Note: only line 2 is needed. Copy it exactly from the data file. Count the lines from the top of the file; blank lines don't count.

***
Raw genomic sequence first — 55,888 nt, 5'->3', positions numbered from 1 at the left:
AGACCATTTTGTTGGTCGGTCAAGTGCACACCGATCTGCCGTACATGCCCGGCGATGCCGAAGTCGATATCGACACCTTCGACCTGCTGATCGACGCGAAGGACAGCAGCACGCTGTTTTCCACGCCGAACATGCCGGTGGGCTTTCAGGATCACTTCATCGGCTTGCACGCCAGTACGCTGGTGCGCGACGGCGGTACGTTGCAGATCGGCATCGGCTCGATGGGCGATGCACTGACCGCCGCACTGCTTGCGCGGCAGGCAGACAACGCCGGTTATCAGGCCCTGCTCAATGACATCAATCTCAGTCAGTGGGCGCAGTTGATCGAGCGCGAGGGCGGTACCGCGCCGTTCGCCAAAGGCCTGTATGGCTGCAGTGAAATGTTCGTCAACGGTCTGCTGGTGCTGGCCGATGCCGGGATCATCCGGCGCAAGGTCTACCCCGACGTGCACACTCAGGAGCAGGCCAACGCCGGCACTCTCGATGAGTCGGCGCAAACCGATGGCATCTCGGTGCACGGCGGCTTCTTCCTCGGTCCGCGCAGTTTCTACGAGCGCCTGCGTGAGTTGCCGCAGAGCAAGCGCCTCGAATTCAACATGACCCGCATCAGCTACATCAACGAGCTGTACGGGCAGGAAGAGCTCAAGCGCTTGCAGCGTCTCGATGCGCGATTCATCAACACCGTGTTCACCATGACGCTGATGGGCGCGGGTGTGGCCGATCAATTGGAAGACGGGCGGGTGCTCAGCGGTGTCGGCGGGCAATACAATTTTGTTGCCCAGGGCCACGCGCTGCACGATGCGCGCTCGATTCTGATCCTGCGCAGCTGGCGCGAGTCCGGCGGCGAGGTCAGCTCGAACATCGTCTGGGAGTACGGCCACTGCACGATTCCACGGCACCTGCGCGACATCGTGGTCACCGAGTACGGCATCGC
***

AGACCATTTTGTTGGTCGGTCAAGTGCACACCGATCTGCCGTACATGCCCGGCGATGCCGAAGTCGATATCGACACCTTCGACCTGCTGATCGACGCGAAGGACAGCAGCACGCTGTTTTCCACGCCGAACATGCCGGTGGGCTTTCAGGATCACTTCATCGGCTTGCACGCCAGTACGCTGGTGCGCGACGGCGGTACGTTGCAGATCGGCATCGGCTCGATGGGCGATGCACTGACCGCCGCACTGCTTGCGCGGCAGGCAGACAACGCCGGTTATCAGGCCCTGCTCAATGACATCAATCTCAGTCAGTGGGCGCAGTTGATCGAGCGCGAGGGCGGTACCGCGCCGTTCGCCAAAGGCCTGTATGGCTGCAGTGAAATGTTCGTCAACGGTCTGCTGGTGCTGGCCGATGCCGGGATCATCCGGCGCAAGGTCTACCCCGACGTGCACACTCAGGAGCAGGCCAACGCCGGCACTCTCGATGAGTCGGCGCAAACCGATGGCATCTCGGTGCACGGCGGCTTCTTCCTCGGTCCGCGCAGTTTCTACGAGCGCCTGCGTGAGTTGCCGCAGAGCAAGCGCCTCGAATTCAACATGACCCGCATCAGCTACATCAACGAGCTGTACGGGCAGGAAGAGCTCAAGCGCTTGCAGCGTCTCGATGCGCGATTCATCAACACCGTGTTCACCATGACGCTGATGGGCGCGGGTGTGGCCGATCAATTGGAAGACGGGCGGGTGCTCAGCGGTGTCGGCGGGCAATACAATTTTGTTGCCCAGGGCCACGCGCTGCACGATGCGCGCTCGATTCTGATCCTGCGCAGCTGGCGCGAGTCCGGCGGCGAGGTCAGCTCGAACATCGTCTGGGAGTACGGCCACTGCACGATTCCACGGCACCTGCGCGACATCGTGGTCACCGAGTACGGCATCGC